Four Different Types Of Speech And Language Impairments

Speech and language are important milestones in child development. Not only do they play a large role in everyday life making them essential to daily functioning, but they are a means of communicating with parents and expressing basic needs. Unfortunately, there are cases where a child will present with delayed speech or a speech and language impairment. This can be detrimental to their development, including psychological and emotional development. This is the main reason why speech and language impairments are covered under the IDEA Act. Together with a long term care planning attorney and a speech pathologist, you will create a plan to make sure that your child develops language.

1. Articulation Disorder

An articulation disorder is an impairment where the child has difficulty forming certain sounds correctly. The sounds may be omitted or improperly formed during speech resulting in the child using substitute sounds, such as “wabbit” instead of “rabbit”. Young children typically display articulation issues when learning to speak, but will often pass this phase by a certain age. However, if the difficulty continues to persist beyond a specific developmental age, it is possible that they are experiencing an articulation disorder.

2. Apraxia Of Speech

Apraxia of speech is a communication disorder that affects the programming system for speech production. Speech production in early childhood can be difficult, particularly regarding sequencing and word formation. An individual experiencing this impairment may know what they want to say, but a disruption in the programming system disallows the muscle to move correctly and the sound is produced. This leads to articulation errors, intonation difficulties, rhythm errors and speaking stress. Apraxia of speech can be identified in childhood or as a result of brain injury during adulthood or childhood.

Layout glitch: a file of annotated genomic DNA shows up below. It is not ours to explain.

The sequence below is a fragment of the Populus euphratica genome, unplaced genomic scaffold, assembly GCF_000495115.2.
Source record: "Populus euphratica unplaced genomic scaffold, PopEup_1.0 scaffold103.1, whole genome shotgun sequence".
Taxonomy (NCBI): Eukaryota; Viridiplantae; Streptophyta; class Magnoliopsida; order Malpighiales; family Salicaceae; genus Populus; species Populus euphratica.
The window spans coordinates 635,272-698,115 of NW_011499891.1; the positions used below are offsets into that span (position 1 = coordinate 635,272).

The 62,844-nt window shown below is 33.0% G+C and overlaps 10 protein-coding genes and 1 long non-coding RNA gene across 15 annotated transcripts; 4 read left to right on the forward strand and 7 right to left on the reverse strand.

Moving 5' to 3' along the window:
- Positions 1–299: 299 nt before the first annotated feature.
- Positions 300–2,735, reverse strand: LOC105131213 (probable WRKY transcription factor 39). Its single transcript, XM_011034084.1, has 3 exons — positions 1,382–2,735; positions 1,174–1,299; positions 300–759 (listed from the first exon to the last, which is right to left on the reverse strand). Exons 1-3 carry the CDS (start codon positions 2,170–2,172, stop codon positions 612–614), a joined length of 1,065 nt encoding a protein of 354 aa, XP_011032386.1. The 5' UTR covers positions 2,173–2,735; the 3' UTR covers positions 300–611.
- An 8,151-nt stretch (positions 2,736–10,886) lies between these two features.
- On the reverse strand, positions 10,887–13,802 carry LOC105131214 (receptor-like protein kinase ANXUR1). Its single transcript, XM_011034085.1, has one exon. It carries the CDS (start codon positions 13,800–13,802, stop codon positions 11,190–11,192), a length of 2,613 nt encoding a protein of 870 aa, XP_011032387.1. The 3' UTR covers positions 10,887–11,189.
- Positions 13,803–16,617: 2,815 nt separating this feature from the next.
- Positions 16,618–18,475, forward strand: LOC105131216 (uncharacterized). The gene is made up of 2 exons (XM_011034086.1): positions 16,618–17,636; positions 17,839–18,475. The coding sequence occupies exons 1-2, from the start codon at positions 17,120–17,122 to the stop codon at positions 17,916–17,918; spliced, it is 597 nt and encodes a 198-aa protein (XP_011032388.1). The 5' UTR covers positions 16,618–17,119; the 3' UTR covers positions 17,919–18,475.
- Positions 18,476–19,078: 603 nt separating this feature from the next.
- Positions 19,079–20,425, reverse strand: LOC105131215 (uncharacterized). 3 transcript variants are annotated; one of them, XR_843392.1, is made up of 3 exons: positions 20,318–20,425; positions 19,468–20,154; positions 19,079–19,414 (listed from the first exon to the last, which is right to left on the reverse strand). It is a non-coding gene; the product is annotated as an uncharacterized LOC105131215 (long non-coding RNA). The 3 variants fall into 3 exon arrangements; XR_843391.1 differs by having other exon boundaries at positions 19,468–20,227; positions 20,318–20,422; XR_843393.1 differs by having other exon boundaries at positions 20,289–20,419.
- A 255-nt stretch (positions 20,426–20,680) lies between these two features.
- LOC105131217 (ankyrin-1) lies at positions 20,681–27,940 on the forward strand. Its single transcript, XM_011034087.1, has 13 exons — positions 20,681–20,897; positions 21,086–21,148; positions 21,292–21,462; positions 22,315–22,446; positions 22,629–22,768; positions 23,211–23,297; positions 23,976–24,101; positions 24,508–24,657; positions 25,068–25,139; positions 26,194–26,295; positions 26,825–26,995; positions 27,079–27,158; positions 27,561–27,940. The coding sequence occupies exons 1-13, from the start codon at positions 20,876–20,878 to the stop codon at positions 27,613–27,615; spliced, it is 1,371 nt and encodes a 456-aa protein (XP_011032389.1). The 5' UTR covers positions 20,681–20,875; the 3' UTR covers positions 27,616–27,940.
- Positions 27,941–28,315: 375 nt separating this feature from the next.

3. Stuttering

One of the most well-known speech impairments is stuttering. Stuttering occurs when speech is interrupted by prolonged sounds, hesitations before words, and involuntary repetitions of words or sentences. This can be a developmental impairment, but it can also be acquired due to brain injury. No direct link has been discovered for stuttering; however, evidence shows that children with relatives who stutter are at higher risk of stuttering.

It should be noted that stuttering is not a difficulty in sound production, but a result of speech stress and nervousness to talk. The severity of the stutter will vary dependent on the speaker and their current level of anxiety.

4. Fragile X Syndrome

Fragile X Syndrome or FXS is a genetic disorder that is a common cause for many inherited intellectual disabilities in males, particularly autism. FXS will also affect females, but their symptoms tend to be milder than the male counterparts.

The speech and language impairment associated with FXS include repetition of words and phrases, difficulties with the pragmatics of speech, and overall cluttered speaking. The severity of the condition will differ according to the individual’s FXS.